Attitudes must change as Philippines stands to be affected more than most from global warming, church groups say
Philippine church groups mark the first anniversary of the encyclical Laudato si' with calls for "radical and moral choices" to protect the environment. (Photo by Mark Saludes)
Filipinos should embrace the teachings of Laudato si' by making "radical and moral choices in their way of thinking, doing, and living to reverse the tide of destruction."
"We need to convince people, and even those within the church, to bring the battle of climate change to the global arena," said Father John Leydon, convenor of the Philippine chapter of the Global Catholic Climate Movement.
The priest made the call June 18 following the first anniversary of Pope Francis' encyclical on the environment. The Columban missionary said the Philippines is "in the firing line when it comes to climate change."
Church groups have been urging the government to shut down 17 coal plants nationwide and revoke permits given to 29 more coal projects.
Father Leydon said dirty energy has polluted the air while illegal logging and rapid urbanization has resulted in "unprecedented deforestation."
Speaking in Bangkok at a regional conference of Caritas Asia last week, Cardinal Luis Antonio Tagle of Manila said "to pollute or destroy the environment is the result of a lack of respect towards creation, people, and the environment that is God's gift."
The social action secretariat of the bishops' conference of the Philippines has made a call to incoming president Rodrigo Duterte to prioritize climate change measures when he assumes office on June 30.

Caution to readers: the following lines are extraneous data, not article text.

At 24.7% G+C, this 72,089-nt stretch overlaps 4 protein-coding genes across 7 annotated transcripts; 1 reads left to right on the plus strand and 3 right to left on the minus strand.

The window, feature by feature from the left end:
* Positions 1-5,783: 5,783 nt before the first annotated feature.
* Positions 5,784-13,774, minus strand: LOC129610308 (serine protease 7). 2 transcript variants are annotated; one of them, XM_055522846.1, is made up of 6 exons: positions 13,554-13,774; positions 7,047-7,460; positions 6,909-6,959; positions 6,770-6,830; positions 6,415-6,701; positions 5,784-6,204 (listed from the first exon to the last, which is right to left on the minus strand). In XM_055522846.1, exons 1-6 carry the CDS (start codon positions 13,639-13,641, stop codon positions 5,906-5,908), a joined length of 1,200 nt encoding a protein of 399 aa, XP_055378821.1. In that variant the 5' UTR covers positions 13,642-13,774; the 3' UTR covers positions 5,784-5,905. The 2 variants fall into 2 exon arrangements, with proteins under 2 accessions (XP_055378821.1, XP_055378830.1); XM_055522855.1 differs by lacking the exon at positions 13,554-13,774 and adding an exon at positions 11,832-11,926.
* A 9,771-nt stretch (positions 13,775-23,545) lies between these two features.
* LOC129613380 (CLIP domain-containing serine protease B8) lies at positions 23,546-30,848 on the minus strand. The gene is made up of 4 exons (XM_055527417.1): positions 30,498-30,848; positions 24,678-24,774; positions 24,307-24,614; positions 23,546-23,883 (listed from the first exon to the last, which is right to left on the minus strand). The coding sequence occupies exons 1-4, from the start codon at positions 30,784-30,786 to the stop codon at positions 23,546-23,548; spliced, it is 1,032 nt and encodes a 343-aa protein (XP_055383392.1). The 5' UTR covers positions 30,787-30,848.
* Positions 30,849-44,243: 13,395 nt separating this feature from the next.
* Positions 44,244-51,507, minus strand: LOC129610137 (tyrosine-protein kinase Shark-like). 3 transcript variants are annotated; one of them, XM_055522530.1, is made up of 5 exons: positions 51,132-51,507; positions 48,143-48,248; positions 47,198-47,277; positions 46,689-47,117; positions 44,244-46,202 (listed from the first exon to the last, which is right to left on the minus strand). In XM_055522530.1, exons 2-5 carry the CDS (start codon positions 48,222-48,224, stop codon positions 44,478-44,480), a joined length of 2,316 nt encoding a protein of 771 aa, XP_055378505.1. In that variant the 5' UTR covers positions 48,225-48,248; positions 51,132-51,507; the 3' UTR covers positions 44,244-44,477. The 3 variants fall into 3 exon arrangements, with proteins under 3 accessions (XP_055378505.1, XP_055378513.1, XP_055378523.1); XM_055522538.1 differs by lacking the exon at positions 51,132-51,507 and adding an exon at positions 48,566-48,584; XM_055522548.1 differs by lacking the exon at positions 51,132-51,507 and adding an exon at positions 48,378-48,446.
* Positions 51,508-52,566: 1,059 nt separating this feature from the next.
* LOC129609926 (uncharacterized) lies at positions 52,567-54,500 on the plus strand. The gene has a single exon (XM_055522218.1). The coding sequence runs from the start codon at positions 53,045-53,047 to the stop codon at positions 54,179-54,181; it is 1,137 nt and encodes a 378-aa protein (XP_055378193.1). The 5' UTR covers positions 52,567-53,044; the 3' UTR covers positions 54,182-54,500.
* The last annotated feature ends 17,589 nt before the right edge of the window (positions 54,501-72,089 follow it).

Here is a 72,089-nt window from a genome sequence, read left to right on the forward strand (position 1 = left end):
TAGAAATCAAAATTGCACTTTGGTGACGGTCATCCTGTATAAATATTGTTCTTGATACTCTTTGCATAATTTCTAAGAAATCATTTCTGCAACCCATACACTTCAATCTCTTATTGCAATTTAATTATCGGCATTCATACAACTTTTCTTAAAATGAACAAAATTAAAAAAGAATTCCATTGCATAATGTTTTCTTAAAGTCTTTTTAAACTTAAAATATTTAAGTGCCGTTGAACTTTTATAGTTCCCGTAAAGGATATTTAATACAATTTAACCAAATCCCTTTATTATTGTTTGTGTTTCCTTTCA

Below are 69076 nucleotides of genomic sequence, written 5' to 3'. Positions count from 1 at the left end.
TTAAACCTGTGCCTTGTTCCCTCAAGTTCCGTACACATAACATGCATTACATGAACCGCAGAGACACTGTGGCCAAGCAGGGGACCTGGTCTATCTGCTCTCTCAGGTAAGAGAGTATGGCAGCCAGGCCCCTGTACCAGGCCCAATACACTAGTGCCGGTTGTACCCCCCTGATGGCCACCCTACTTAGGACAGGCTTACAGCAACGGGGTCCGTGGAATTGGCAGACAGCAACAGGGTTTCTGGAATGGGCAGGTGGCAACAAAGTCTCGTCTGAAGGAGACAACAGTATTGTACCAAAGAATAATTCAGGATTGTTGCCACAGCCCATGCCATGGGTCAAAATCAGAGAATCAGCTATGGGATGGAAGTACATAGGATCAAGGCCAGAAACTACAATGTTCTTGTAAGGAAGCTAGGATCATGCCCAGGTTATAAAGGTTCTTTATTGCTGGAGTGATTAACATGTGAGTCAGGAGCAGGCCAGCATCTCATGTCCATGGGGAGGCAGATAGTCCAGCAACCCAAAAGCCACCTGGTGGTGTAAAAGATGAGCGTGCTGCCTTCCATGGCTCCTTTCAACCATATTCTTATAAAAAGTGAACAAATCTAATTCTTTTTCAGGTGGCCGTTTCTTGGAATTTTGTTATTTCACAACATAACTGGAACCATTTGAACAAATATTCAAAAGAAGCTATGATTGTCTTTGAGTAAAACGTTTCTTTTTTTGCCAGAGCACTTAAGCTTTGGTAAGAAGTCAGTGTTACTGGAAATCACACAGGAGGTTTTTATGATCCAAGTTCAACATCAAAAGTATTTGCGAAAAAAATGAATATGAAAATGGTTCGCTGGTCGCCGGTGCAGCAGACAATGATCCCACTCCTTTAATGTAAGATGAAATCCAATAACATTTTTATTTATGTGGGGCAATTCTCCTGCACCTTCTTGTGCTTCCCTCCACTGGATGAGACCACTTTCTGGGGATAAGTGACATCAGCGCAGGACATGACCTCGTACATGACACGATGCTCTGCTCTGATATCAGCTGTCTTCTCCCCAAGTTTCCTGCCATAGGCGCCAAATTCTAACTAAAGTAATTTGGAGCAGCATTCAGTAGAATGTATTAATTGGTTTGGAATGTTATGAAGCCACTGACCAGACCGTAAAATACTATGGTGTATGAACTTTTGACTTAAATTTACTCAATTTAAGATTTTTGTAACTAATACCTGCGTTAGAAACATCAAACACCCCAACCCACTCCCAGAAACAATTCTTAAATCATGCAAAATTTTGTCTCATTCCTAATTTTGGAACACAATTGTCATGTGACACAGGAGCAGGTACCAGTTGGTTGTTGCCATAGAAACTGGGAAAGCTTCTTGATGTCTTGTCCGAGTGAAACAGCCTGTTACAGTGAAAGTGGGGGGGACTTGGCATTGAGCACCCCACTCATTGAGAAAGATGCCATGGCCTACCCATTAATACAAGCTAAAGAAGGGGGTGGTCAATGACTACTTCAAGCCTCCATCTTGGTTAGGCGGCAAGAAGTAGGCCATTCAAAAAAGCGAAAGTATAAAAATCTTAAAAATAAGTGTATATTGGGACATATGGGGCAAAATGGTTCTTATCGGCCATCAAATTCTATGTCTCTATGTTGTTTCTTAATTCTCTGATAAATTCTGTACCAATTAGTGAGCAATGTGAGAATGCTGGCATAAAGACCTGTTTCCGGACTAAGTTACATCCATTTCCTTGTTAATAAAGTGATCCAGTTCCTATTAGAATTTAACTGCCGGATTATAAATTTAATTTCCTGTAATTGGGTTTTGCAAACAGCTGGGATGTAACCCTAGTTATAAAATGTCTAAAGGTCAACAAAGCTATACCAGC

"We encourage the incoming administration to make the protection of the environment a benchmark of his leadership," said Father Edwin Gariguez, executive secretary of the National Secretariat for Social Action.
The priest urged the incoming Philippine leader to conduct a review of government policies on mining, especially coal.
"The government should consider a policy change on fossil fuels and the use of renewable energy," said Father Gariguez.
Franciscan Sister Cres Lucero of the country's Association of Major Religious Superiors, urged Catholics to "act on the protection of the water system."
"Destructive industries like mining and the wastes from processing industries are threats that poison the water system, which is a main source of our food," said Sister Lucero.
Father Dexter Toledo, national coordinator of the Ecological Justice Interfaith Movement, said the Filipino people's awareness of the message of Laudato si' is "growing higher" but added that Catholics need to understand that "the issue of climate justice is as important as the spiritual one."
"Laudato si' talks about not only the environment, but how we value our relationship with God by protecting His creations," said the Franciscan priest.
He challenged Catholics "to translate our being Catholics into advocacy for the environment."
Various groups marked the first anniversary of Laudato si', the papal encyclical on "Care for our Common Home," with conferences, public events, and liturgies, involving parishes, schools and church groups, that culminated in an interfaith symposium on the encyclical's themes on June 18.
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